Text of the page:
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2:44 p.m. EST

MR PRICE: Good afternoon.


MR PRICE: Hello. Okay. A couple elements at the top, and then I will take your questions.

The Russian Government’s unprovoked, unjustified, and brutal invasion of Ukraine continues to dominate the attention of the world. It was in this context that Secretary Blinken traveled to Europe, where he worked in service over the past few days of two primary objectives.

First, to ensure that we continue to do everything we possibly can to support Ukraine, its people, and its territorial integrity in every way we can. He stood with his Ukrainian counterpart on Ukrainian soil and reaffirmed that support. And we spoke to our humanitarian system – assistance for Ukrainians in Ukraine and for more – and for the more than 2 million Ukrainians who’ve been forced to flee their homes because of this Kremlin aggression.

Second, to ensure that we are sending a clear signal to Moscow that it will continue to pay a steep price and that our commitment to the defense of our allies is ironclad. It is clear that the transatlantic partnership is united in strengthening our security assistance to Ukraine, united in increasing our assistance to the people of Ukraine, and united in our efforts to impose costs on the Kremlin for waging this war of ongoing – this ongoing war of choice.

Putin’s military plan to quickly capture Ukraine, it is clear now, has failed. So he’s now turning to a strategy of laying waste to population centers to try to break the will of the people of Ukraine, something he will not be able to do. Just yesterday we saw reports of Russian air strikes hitting a maternity hospital in Mariupol. We’ve all seen the abhorrent images from that strike, and the fact that we would even need to put the terms “maternity hospital” and “Russian strike” in the same sentence speaks to the level of brutality that the Kremlin is inflicting on the people of Ukraine.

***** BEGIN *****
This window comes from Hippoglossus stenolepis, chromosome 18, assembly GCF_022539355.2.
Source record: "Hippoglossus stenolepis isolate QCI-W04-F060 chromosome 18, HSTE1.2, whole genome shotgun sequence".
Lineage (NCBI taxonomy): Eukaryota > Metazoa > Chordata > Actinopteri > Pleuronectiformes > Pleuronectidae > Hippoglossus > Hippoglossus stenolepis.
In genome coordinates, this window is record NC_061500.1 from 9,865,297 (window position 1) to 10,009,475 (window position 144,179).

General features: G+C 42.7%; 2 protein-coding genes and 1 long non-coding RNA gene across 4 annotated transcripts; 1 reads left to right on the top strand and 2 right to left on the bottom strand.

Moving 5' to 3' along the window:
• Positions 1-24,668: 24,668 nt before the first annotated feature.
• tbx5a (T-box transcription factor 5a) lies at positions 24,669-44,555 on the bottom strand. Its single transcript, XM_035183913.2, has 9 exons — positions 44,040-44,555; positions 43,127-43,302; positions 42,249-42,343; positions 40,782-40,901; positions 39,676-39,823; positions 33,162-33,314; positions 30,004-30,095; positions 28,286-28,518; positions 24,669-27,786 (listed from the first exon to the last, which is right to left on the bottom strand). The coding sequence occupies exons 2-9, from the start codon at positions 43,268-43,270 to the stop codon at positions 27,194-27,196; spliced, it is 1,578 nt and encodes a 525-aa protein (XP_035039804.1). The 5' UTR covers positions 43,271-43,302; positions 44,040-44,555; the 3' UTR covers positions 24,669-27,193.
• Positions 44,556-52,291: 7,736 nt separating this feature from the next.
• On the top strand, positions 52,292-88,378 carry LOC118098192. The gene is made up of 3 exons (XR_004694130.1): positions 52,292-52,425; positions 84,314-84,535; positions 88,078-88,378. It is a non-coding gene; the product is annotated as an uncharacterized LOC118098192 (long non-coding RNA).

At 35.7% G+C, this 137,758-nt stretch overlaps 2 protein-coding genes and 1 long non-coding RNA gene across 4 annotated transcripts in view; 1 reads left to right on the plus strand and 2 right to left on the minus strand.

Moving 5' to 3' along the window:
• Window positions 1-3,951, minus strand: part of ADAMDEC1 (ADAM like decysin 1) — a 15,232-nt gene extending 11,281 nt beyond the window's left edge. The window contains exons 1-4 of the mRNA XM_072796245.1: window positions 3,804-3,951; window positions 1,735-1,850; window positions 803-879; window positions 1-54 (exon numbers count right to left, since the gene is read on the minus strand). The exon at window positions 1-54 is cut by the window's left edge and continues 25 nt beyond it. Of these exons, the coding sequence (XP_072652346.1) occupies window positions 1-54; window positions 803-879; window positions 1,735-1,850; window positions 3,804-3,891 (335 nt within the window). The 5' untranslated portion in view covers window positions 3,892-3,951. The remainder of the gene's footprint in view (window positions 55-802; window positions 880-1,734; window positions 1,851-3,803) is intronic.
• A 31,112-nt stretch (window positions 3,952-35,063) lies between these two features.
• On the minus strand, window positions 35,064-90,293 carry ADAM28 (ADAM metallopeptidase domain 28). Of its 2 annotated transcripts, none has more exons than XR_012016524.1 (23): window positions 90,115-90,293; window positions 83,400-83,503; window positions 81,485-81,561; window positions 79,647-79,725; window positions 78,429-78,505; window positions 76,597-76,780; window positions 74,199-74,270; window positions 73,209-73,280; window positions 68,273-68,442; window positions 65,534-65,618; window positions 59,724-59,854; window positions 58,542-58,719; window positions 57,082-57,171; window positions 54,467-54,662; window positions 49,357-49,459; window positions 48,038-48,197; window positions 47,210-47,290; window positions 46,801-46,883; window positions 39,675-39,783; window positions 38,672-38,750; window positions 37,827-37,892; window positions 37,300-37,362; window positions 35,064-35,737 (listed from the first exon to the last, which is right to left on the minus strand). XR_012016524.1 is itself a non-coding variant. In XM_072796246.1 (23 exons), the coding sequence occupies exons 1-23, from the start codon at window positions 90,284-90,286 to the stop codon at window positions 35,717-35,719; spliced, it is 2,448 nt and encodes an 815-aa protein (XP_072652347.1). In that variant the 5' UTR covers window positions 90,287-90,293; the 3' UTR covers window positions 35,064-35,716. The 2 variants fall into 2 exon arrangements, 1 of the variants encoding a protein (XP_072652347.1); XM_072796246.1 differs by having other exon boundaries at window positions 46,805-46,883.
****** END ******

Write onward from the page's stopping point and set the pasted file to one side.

Civilian deaths are multiplying, as is the destruction of civilian infrastructure. Russian forces now encircle multiple Ukrainian cities after having destroyed much of their critical infrastructure, leaving people without water, without electricity, without access to food and medicine. Putin’s relentless bombardment, including of civilians trying to flee for their lives, prevents people from safely escaping the inhumane conditions that the Kremlin has created. We continue to call on the Russian Government to allow civilians to safely depart the cities and towns of Ukraine that are besieged by Russian forces.

Russia’s brutality will make effective long-term control of Ukraine impossible. The Ukrainian people have made clear that they won’t stand for it. Putin can take a town. He can capture a city. But it is already clear that he will fail in his effort to take the country of Ukraine and its people.

We will continue to back the people of Ukraine in their fight for their country, through security, economic, and humanitarian assistance, and by uniting the international community to hold Putin accountable through devastating sanctions, diplomatic isolation, and other measures. As Vice President Harris noted today, the United States Congress has committed $13.6 billion in humanitarian aid and security assistance to support Ukraine and its people.

We’ve imposed massive consequences on Putin and his cronies for their aggression. The severity of these unprecedented measures is already having a dramatic impact. The ruble has gone through the floor. It is close to worthless, literally worth less than a penny. Russia’s credit rating is a junk status. Its stock market remains closed, and we’ve seen more than 300 companies halt or exit their operations in the Russian market.